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What is a systemically important financial institution?

Systemically important financial institution

A systemically important financial institution (SIFI) is a financial institution whose failure could pose a threat to overall financial stability. The Dodd-Frank Act of 2010 recognised the part these firms played in the 2008 financial crisis and addressed gaps in the regulatory system to allow for their more effective supervision.

Where have you heard about a systemically important financial institution?

You might not have heard of a systemically important financial institution (SIFIs), but you’ll certainly have heard the phrase ‘too big to fail’. When governments intervened to stabilise financial institutions at the height of the 2008 financial crisis, it was assumed that these firms were too important to allow to fail.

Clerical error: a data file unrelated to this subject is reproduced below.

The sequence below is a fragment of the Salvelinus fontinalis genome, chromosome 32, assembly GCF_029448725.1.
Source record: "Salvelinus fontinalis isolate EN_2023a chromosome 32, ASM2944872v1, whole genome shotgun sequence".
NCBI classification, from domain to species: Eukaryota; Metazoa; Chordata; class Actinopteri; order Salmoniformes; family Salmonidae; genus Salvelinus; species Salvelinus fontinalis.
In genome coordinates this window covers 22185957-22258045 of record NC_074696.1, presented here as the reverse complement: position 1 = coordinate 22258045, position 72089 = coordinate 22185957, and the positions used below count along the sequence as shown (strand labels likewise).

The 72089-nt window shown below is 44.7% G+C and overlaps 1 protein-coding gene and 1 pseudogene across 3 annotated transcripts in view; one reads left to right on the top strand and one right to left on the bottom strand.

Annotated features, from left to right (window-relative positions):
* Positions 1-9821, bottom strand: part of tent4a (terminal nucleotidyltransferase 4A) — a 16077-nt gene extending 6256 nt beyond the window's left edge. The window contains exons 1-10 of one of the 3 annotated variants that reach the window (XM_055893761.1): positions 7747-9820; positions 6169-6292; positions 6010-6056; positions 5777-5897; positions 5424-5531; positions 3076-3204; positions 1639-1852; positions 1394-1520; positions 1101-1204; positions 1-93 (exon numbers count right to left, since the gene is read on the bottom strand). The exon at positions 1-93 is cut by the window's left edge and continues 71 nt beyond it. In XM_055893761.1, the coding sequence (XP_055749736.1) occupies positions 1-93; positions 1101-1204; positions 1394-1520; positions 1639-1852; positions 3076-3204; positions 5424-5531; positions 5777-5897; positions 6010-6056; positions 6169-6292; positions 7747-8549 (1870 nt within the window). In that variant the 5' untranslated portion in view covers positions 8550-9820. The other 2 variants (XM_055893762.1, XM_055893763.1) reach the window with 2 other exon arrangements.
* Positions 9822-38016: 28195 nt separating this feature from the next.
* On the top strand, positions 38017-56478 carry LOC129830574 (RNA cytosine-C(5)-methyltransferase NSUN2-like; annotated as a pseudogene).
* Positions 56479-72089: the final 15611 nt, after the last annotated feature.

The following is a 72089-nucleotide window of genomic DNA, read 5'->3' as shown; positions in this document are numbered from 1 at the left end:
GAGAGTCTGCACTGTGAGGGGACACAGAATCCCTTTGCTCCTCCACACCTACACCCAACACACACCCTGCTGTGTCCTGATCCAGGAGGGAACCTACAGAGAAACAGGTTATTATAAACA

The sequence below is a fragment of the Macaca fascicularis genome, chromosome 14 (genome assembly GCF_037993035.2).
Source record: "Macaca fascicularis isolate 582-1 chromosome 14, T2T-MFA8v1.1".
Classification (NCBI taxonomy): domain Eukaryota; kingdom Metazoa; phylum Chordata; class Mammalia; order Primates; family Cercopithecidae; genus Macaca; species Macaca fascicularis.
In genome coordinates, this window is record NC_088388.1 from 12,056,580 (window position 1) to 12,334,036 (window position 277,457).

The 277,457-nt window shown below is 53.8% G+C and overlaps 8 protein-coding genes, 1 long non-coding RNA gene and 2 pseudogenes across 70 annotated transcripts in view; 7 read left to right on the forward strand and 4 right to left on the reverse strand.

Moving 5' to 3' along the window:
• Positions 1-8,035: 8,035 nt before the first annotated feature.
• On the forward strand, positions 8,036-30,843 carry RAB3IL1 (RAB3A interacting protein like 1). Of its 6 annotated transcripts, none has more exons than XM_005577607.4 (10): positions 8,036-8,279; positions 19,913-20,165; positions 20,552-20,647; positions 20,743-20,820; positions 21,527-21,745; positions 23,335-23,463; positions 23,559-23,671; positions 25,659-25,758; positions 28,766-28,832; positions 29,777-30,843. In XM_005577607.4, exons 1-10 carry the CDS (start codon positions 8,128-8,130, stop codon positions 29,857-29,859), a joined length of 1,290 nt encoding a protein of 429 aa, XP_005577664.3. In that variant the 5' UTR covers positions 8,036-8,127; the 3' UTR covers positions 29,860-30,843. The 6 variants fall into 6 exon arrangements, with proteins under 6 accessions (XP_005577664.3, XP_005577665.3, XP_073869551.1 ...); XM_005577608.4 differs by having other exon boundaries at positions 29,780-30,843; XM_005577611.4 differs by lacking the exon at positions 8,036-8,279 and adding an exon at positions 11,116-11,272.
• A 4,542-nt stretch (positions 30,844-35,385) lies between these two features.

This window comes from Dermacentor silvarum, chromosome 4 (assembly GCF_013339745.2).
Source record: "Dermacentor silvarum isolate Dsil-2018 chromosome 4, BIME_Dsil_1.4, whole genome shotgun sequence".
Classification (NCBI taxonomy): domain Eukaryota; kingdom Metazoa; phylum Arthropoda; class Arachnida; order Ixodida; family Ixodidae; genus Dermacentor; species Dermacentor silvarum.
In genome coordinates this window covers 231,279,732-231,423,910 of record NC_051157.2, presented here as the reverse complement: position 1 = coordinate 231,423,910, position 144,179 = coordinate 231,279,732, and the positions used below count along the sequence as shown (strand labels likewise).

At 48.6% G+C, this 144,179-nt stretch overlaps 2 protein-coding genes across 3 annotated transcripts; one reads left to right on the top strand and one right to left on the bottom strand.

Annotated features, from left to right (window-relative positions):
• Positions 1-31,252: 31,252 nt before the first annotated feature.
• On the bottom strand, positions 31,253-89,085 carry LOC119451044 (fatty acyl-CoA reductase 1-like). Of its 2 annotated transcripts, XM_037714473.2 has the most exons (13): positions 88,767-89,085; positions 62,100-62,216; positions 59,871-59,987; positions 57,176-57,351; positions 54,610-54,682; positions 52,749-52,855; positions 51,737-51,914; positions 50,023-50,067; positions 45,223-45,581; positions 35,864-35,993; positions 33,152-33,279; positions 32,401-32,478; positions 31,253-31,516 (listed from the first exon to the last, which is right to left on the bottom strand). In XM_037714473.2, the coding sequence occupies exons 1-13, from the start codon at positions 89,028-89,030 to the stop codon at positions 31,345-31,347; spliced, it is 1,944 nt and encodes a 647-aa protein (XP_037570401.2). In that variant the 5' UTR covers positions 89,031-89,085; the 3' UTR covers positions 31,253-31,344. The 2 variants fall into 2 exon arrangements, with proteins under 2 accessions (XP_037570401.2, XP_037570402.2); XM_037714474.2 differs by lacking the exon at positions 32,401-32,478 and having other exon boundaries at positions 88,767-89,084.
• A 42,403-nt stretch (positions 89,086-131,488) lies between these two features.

What you need to know about a systemically important financial institution.

Along with ‘too big to fail’, you’ll have heard the phrase ‘moral hazard’ associated with the 2008 crisis. This is where a financial institution took excessive risks to gain outsize returns, safe in the knowledge that the government would bail them out if things went wrong. The Dodd-Frank Act aims to end ‘too big to fail’ and eliminate ‘moral hazard’. SIFIs must limit both their risk-taking and their ability to threaten the stability of the financial system if they do suffer losses. They must prepare and provide a ‘living will’: a plan for an orderly bankruptcy.

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